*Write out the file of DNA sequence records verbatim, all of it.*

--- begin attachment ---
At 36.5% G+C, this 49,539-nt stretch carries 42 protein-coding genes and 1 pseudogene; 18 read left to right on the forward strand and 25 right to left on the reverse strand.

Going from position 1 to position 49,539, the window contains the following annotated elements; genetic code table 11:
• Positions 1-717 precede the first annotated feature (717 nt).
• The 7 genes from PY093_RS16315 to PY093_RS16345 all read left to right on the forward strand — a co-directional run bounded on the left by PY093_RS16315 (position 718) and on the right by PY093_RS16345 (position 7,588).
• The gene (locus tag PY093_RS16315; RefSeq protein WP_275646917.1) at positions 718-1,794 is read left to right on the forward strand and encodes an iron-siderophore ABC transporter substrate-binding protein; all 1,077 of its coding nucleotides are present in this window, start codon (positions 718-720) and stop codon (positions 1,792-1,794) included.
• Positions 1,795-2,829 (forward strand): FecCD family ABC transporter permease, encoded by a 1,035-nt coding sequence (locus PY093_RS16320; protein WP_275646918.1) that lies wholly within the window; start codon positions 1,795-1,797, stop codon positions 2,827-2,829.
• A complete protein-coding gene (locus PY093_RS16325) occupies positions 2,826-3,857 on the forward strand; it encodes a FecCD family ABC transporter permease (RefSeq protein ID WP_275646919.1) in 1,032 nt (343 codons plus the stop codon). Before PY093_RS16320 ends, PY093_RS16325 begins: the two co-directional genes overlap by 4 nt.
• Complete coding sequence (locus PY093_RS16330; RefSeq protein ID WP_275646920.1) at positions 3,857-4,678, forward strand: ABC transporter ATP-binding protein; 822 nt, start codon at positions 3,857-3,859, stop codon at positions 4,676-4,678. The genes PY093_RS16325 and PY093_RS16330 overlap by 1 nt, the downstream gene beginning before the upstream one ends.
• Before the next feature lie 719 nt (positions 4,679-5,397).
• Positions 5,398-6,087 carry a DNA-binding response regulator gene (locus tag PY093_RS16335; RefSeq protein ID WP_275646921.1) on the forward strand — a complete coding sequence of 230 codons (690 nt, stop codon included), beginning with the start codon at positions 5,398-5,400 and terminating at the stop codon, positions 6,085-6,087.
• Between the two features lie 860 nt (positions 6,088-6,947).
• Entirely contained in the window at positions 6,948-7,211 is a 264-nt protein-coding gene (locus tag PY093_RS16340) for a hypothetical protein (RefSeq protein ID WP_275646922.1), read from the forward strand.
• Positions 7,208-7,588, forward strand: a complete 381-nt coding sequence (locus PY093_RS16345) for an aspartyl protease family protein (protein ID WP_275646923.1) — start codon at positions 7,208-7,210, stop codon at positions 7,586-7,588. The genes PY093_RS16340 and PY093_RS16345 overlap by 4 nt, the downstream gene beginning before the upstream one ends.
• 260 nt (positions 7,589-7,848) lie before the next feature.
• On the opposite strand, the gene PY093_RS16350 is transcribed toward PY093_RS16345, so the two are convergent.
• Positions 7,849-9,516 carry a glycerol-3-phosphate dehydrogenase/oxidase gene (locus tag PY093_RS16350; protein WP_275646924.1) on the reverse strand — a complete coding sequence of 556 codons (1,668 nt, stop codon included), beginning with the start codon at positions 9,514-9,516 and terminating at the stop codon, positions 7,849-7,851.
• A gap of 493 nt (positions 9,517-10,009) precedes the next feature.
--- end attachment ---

At 36.5% G+C, this 49,539-nt stretch carries 42 protein-coding genes and 1 pseudogene; 18 read left to right on the forward strand and 25 right to left on the reverse strand.

Going from position 1 to position 49,539, the window contains the following annotated elements; genetic code table 11:
• Positions 1-717 precede the first annotated feature (717 nt).
• The 7 genes from PY093_RS16315 to PY093_RS16345 all read left to right on the forward strand — a co-directional run bounded on the left by PY093_RS16315 (position 718) and on the right by PY093_RS16345 (position 7,588).
• The gene (locus tag PY093_RS16315; RefSeq protein WP_275646917.1) at positions 718-1,794 is read left to right on the forward strand and encodes an iron-siderophore ABC transporter substrate-binding protein; all 1,077 of its coding nucleotides are present in this window, start codon (positions 718-720) and stop codon (positions 1,792-1,794) included.
• Positions 1,795-2,829 (forward strand): FecCD family ABC transporter permease, encoded by a 1,035-nt coding sequence (locus PY093_RS16320; protein WP_275646918.1) that lies wholly within the window; start codon positions 1,795-1,797, stop codon positions 2,827-2,829.
• A complete protein-coding gene (locus PY093_RS16325) occupies positions 2,826-3,857 on the forward strand; it encodes a FecCD family ABC transporter permease (RefSeq protein ID WP_275646919.1) in 1,032 nt (343 codons plus the stop codon). Before PY093_RS16320 ends, PY093_RS16325 begins: the two co-directional genes overlap by 4 nt.
• Complete coding sequence (locus PY093_RS16330; RefSeq protein ID WP_275646920.1) at positions 3,857-4,678, forward strand: ABC transporter ATP-binding protein; 822 nt, start codon at positions 3,857-3,859, stop codon at positions 4,676-4,678. The genes PY093_RS16325 and PY093_RS16330 overlap by 1 nt, the downstream gene beginning before the upstream one ends.
• Before the next feature lie 719 nt (positions 4,679-5,397).
• Positions 5,398-6,087 carry a DNA-binding response regulator gene (locus tag PY093_RS16335; RefSeq protein ID WP_275646921.1) on the forward strand — a complete coding sequence of 230 codons (690 nt, stop codon included), beginning with the start codon at positions 5,398-5,400 and terminating at the stop codon, positions 6,085-6,087.
• Between the two features lie 860 nt (positions 6,088-6,947).
• Entirely contained in the window at positions 6,948-7,211 is a 264-nt protein-coding gene (locus tag PY093_RS16340) for a hypothetical protein (RefSeq protein ID WP_275646922.1), read from the forward strand.
• Positions 7,208-7,588, forward strand: a complete 381-nt coding sequence (locus PY093_RS16345) for an aspartyl protease family protein (protein ID WP_275646923.1) — start codon at positions 7,208-7,210, stop codon at positions 7,586-7,588. The genes PY093_RS16340 and PY093_RS16345 overlap by 4 nt, the downstream gene beginning before the upstream one ends.
• 260 nt (positions 7,589-7,848) lie before the next feature.
• On the opposite strand, the gene PY093_RS16350 is transcribed toward PY093_RS16345, so the two are convergent.
• Positions 7,849-9,516 carry a glycerol-3-phosphate dehydrogenase/oxidase gene (locus tag PY093_RS16350; protein WP_275646924.1) on the reverse strand — a complete coding sequence of 556 codons (1,668 nt, stop codon included), beginning with the start codon at positions 9,514-9,516 and terminating at the stop codon, positions 7,849-7,851.
• A gap of 493 nt (positions 9,517-10,009) precedes the next feature.